awed the model world in the early 1970s with this huge 1/24 Mitsubishi A6M5c Zero
. Bandai today is known by modelers below a certain age as a company that produces sci-fi military models, sci-fi movie models, and general sci-fi genre. Yet those of us who cut teeth on X-Actos of the 1960s and '70s know of a Bandai that was a serious contender of historic military models. Bandai issued a large range of 1/48 armor, infantry, and ordnance models; like Tamiya, Bandai issued large scale tanks, although scaled in the imperial unit of 1/24 verses Tamiya's metric-oriented 1/25. Thus Bandai's tanks were the same scale as the large 1/24 scale Airfix aircraft series. Bringing a taste of the orient to Airfix's occidental aviation, Bandai kitted a 1/24 N1K2-J Shiden
(Violet Lightning), a Bf 109E, and a P-51D.
Why spend bandwidth on an out-of-production model? First, this model is fun. Second, if you like 1/24 aircraft and Imperial Japanese aircraft, this is one of only three models I know of. Third, it's fun! Mitsubishi's Zero is the icon of Imperial Japanese aviation. Decades ago I built this big A6M5 Zero and now I want it again to grace my shelf of built models. A modeler here built a super-detailed example of this model in 2012; while his images are gone you can find the model via Click here for additional images for this review
Iconic of World War Two’s Pacific War and one of the best known fighter planes in history, Imperial Japan’s Mitsubishi A6M Zero earned such a reputation that the moniker Zero became synonymous with Japanese WW2 warplanes. As aesthetically captivating as martially effective, confidence in the Zero’s performance was a factor in Imperial Japan’s decision to expanded its war of conquest.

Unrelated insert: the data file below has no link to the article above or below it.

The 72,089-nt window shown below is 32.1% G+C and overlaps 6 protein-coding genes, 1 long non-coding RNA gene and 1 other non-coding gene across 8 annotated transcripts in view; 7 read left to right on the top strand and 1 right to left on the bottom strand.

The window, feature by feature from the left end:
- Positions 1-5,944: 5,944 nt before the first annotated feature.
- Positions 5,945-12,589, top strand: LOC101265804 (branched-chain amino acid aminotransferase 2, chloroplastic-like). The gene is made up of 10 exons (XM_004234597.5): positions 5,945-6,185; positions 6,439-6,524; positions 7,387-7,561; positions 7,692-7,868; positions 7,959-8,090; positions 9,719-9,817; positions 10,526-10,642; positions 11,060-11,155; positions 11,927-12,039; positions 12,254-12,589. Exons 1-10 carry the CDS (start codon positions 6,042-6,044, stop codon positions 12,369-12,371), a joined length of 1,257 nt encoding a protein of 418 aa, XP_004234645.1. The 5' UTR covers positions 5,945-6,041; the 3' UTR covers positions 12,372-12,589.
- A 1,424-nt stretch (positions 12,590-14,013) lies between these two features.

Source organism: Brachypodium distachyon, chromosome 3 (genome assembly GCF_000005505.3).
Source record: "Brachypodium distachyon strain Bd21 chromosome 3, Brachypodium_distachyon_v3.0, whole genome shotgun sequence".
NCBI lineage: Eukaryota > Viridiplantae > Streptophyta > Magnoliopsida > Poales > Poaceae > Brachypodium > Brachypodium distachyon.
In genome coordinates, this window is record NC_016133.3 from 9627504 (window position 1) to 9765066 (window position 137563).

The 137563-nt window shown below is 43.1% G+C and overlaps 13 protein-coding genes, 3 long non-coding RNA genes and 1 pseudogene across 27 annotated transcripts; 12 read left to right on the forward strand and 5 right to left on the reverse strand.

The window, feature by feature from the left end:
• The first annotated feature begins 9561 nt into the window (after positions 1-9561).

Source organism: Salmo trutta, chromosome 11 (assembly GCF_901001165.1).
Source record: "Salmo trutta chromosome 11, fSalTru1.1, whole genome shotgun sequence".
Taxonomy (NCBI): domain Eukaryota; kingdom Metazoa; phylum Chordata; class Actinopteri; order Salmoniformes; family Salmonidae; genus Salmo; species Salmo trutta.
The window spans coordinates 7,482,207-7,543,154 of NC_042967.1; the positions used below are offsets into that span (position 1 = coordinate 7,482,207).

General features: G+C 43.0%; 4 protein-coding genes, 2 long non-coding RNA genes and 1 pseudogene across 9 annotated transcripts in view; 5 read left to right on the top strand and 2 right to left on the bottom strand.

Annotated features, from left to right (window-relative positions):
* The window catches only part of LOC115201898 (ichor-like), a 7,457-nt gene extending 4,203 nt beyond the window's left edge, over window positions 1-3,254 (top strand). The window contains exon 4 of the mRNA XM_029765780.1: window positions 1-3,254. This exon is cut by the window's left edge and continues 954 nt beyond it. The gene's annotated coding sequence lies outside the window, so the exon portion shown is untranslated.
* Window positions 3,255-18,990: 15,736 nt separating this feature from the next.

Contrasting the global air war in 1942 with an astronomical euphemism, the air war over the Pacific in 1942 was more like a shooting star than a European comet. Small numbers of aircraft predominately fought on-again off-again yet extremely intense clashes until the Allied invasion of Guadalcanal. It was over that island that the United States Navy (USN) and Marine Corps (USMC) met the Imperial Japanese Naval Air Force (IJNAF) in the type of fight the Japanese planned for, trained for, and eagerly sought: a campaign to slaughter the Allies into exhaustion.
Japan planned to exhaust the West with a grueling campaign featuring a cadre of superbly trained warriors equipped with world-class weapons. Fighter pilots in the IJN Kōkū Kantai (Air Fleet) and Kōkū Sentais (Air Flotillas) vanguard were equipped with a secret super fighter, the Mitsubishi A6M Type 0 reisen
, the Zero-sen. Those fighter pilots probably were the most thoroughly screened and tested pilots in history, assigned to an air unit only after a viciously rigorous training regiment unconscionable to Western societies. The survivors then learned on-the-job against the Chinese. Some IJNAF aviators arrived over Pearl Harbor with hundreds of hours of combat flying behind them. Many historians agree that the IJNAF Zero pilots of 1942 were the most formidable air superiority force in the world.
Against them flew Allied air forces with a polyglot of experience, tactics, training, and airplanes. Despite receiving some bloody noses, IJNAF Zero pilots swept the skies of opposition and established a legend (and myth) that reigns today. However, a few USN aviators took heed of an intelligence report sent to America by retired and discounted Army Air Corps (USAAC) fighter pilot Claire Chennault, commander of the Chinese Air Force. Chennault observed and accurately reported IJNAF activity, and even examined a captured Zero. While his warnings about the incredible A6M were met with dismissive disdain by most American air commanders, USN fighter pilot Lt Cdr John Thach took it to heart and, with great concern, began cogitating how to counter the A6M Zero (reisen
, or carrier fighter). His weapon was the Grumman F4F Wildcat, a competent fighter, although it lacked the performance of the A6M.
While USAAF (United States Army Air Force) fighter pilots suffered against the reisen